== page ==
This question may well be subjective and may well be closed for it but it's a question i've been dying to ask since this site was proposed:

What are some signs that you're up against a set.

Let me give you one scenario where it worked out in my favor. I was playing $1-$2 when I picked up AJ-heart suited and limped in on the button. My stack was about $250 I think p1 was about $75, can't remember p2's stack size. Three players to the flop and it comes down A-J-2 (forget the suits it was forever ago - but rainbow for sure).

p1: check

p2: min or 2 blind raise

me: re-raise 2-4 more blinds.

p1: re-re-raises all in.

p2: fold

well I hemmed and I hawed and I eventually called. He just didn't seem like he had it. When I didn't call or fold instantly his reaction just didn't quite seem right. In the end I called him to find he had A-2 for a worse 2-pair.

I lucked out that time. And I wondered for a while before calling if he had a set.

This is by far the weakeset part of my game. Any pointers on how to sniff out sets a little better is greatly appreciated.

Also, please don't tell me that I should have folded in this situation without some details as to WHY I should've folded.

  • How deep were the stacks? Commented Jan 11, 2012 at 21:42
  • updated my question a bit
    – Ramy
    Commented Jan 11, 2012 at 21:50
  • Was p1 the small blind or the big blind? In the bb he could have any 2 cards, in the sb J2 is less likely, making the set correspondingly more likely.
    – DanTilkin
    Commented Jan 14, 2012 at 4:41
  • i don't believe he was on a blind. This hand, again, was a long time ago at a brick and mortar place so I can't refer to the hand history.
    – Ramy
    Commented Jan 14, 2012 at 18:08

2 Answers 2


Limping AJs on the button was probably a mistake (raise), tiny raise with top 2 in a tiny pot was probably a mistake (raise bigger), and calling the all-in is pretty easy in this spot. Against the tightest range we can assign villain in this spot, you are a favorite:

Board: Ad Js 2c
         equity   win     tie     pots won  pots tied   
Hand 0:  55.395%  42.77%  12.62%  6775      1999.50   { AhJh }
Hand 1:  44.605%  31.98%  12.62%  5066      1999.50   { AA, JJ, 22, AJs, A2s, J2s, AJo, A2o }

In general, people will play 2 pair, sets, and overpairs pretty similar on the flop. They will also likely slow down on the same sorts of flushing turn cards. You always have to put your opponent on a range - someone showing set-type aggression on a flop of K82 rainbow is more likely to have a set than on a board of JT9 two-tone, because the first board has very few 2 pair or overpair type hands, and no draws, while the second has 2 pair, straight, straight draw, flush draw, and overpair possibilities.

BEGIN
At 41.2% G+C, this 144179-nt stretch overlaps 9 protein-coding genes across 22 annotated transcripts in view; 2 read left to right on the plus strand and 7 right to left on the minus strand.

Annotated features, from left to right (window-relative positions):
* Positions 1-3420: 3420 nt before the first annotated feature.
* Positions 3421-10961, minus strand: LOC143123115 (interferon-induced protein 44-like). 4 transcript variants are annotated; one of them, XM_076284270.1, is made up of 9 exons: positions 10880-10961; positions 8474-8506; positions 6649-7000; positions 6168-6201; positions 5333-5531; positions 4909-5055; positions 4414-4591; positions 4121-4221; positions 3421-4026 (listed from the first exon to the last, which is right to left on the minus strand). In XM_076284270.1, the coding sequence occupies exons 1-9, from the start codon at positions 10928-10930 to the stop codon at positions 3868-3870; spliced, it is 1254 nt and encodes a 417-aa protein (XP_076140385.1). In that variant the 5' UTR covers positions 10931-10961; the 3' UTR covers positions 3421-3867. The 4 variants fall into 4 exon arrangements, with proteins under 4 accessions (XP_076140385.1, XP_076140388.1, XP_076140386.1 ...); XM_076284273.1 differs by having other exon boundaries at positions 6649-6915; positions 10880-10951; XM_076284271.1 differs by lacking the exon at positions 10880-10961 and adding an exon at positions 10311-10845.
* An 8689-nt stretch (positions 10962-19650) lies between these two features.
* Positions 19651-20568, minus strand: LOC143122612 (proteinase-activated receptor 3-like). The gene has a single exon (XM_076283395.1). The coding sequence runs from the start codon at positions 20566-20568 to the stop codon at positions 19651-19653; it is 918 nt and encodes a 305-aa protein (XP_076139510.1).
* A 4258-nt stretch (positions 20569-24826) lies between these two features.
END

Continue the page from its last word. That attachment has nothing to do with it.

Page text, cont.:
• +1 great answer. 1.) I do need to be more agressive generally so that's a great observation. 2.) to @JohnDibling's answer's point, because i wasn't more agressive, calling here was probably a bit of a mistake. If I were more agressive, he probably wouldn't have gone all in and I wouldn't have had so hard a decision to make. I was initially asking advice for sniffing out sets in general but this turned out to be great specific advice.
    – Ramy
    Commented Jan 12, 2012 at 13:52
  • Against an opponent range of only sets and 2 pairs, you are ahead. You don't have enough evidence in this hand to narrow his range any further than that. You can discount AA because that usually gets raised preflop, which puts you further ahead. With a $75 stack at $1/$2, there is also probably a ton of AK/AQ in this guy's range, which puts you even farther ahead. Commented Jan 12, 2012 at 14:02

So, let me see if I've got this straight. You're playing 1/2 live, and 3 people limped in to see a flop. So the pot is $6. You flop top two, p1 checks, p2 bets $4, you raise to $10, and then p1 check-raises to $75?

He has what he thinks is a very good hand. This is almost never a bluff against an amateur, non-maniac, non-drunk player. The reason is simply this: when a non-expert player makes a bet so large that it commits him to all his money, he usually expects to win. He might be bluffing, but he is not bluffing nearly as often as you may think. His bluffing frequency is about as close to "never" as you can get without actually saying "never."

That's not to say that you should fold necessarily. All I'm saying is that he thinks he has a great hand -- but his perception of relative hand strength might be completely warped. You need to sit back and think about the kinds of hands he has shown down before. Does he have a propensity to overvalue hands? If so, he could have a weaker hand like worse two pair or even just top pair. If not, if he's kind of nitty when all the m,oney goes in, he probably has a range that more closely resembles the actual nuts.

  • 1
    +1 for the advice. This is exactly why the decision was difficult. It was obvious he thought he had a very good hand.
    – Ramy
    Commented Jan 12, 2012 at 13:53

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